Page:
Responsibility for electrical safety

Landlords, tenants and owner-occupiers all have legal responsibilities when it comes to electrical safety. These are explained below.

Whether you own or rent your home, there are some steps which you should always take to keep your home safe.

What are my responsibilities if I own my home?

If you own your home, it is recommended that you:

  • arrange for an electrical inspection to be carried out every ten years
  • watch out for danger signs and make sure all electrical equipment in your home is maintained and used properly
  • ensure all repair and installation work is carried out properly.

Always use an electrician who is listed on the Registered Competent Persons website. This means that they are registered with a Government-approved scheme and can issue a certificate to prove that the work has been done properly and is safe.

What responsibilities do I have if I rent my home?

If you rent your home, you should:

  • watch out for danger signs and make sure all electrical equipment in your home is maintained and used properly
  • don’t use equipment or appliances that you think may be unsafe. If your landlord supplied the faulty equipment, report the disrepair to them
  • allow your landlord and/or an electrical contractor access to your home to carry out inspections and repairs. Your landlord should give you 24 hours notice before coming round (unless it is an emergency).

You are also responsible for the condition and safety of any electrical appliances that you bought to the property yourself.

If you are in any doubt about the safety of an appliance, get it tested or replaced.

What responsibilities do landlords have?

Your landlord is required by law to ensure:

  • that the electrical installation in the property is safe when your tenancy begins
  • that the electrical installation is maintained in a safe condition throughout the tenancy
  • ensure that any appliance provided is safe and has at least the CE marking (which is the manufacturer’s claim that it meets all the requirements of European law)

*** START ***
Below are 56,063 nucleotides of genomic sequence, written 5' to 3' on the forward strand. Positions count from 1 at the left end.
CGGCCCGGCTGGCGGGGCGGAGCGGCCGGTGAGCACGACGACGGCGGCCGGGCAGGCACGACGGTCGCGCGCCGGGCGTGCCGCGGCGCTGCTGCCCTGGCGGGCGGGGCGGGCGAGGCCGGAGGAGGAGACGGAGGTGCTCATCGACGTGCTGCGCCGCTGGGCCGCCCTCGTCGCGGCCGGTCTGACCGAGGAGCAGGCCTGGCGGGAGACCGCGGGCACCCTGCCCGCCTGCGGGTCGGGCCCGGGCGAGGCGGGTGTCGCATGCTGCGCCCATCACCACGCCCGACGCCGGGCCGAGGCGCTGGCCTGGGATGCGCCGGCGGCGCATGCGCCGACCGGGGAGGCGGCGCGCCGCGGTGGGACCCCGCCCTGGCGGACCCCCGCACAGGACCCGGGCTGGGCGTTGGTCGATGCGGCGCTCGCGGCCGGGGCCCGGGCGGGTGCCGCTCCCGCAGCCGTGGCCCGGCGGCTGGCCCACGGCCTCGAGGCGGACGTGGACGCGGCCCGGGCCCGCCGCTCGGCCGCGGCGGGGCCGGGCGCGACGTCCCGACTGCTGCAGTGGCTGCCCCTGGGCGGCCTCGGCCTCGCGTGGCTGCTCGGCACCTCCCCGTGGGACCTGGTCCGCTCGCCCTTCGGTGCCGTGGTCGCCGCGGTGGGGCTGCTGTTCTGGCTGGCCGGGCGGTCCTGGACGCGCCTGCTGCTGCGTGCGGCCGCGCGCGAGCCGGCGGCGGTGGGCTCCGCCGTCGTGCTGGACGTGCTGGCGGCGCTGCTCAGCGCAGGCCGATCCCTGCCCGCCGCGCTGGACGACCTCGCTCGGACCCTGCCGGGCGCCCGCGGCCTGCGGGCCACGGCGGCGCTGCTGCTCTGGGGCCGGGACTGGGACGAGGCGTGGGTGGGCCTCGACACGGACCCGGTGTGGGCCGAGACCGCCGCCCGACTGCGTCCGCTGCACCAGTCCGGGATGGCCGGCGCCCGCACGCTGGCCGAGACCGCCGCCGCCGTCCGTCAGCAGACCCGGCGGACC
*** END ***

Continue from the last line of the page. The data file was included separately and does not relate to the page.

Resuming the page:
• if you live in a House in Multiple Occupation (HMO), have the electrics checked every five years.

To meet these requirements a landlord will need to regularly carry out basic safety checks to ensure that the electrical installation and appliances are safe and working.

In addition, Rent Smart Wales and Electrical Safety First recommend that a periodic inspection and test is carried out on all rented properties by a registered electrician at least every five years, and before any new tenant moves in.

If your landlord has done this, a copy of the inspection report (known as a periodic inspection report) should be made available to you and if the appliances have been checked then each electrical appliance in the property should have a PAT (portable appliance test) sticker on the plug showing the date it was tested.

Where can I find out more?

Electrical Safety First is a charity committed to reducing deaths and injuries through electrical accidents at home and work. Their website has lots of information on electrical safety as well as guidance on how to find and hire a registered electrician.

In Wales, all landlords and agents of domestic tenancies (including assured shorthold tenancies) must be registered and/or licensed with Rent Smart Wales. To keep and obtain a licence, a landlord must keep to certain rules and recommendations – including electrical safety. If you are concerned about the electrics in your home and you have reported them to your landlord but nothing has been done, then you can:

  • report the matter to Rent Smart Wales who will investigate
  • contact your local council’s environmental health department who can can ensure your landlord is meeting their legal obligations and take enforcement action against them if they are found not to be (see our page on ‘Is the place fit to live in?‘ for more information)
  • get further advice from Shelter Cymru.

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We are sorry that we cannot provide this information in Welsh, however if you would like to speak to an adviser in Welsh please contact 0345 075 5005.

Page last updated: Jun 6, 2017 @ 2:49 pm

This page was last updated on: June 6, 2017

Shelter Cymru acknowledges the support of Shelter in allowing us to adapt their content. The information contained on this site is updated and maintained by Shelter Cymru and only gives general guidance on the law in Wales. It should not be regarded or relied upon as a complete or authoritative statement of the law.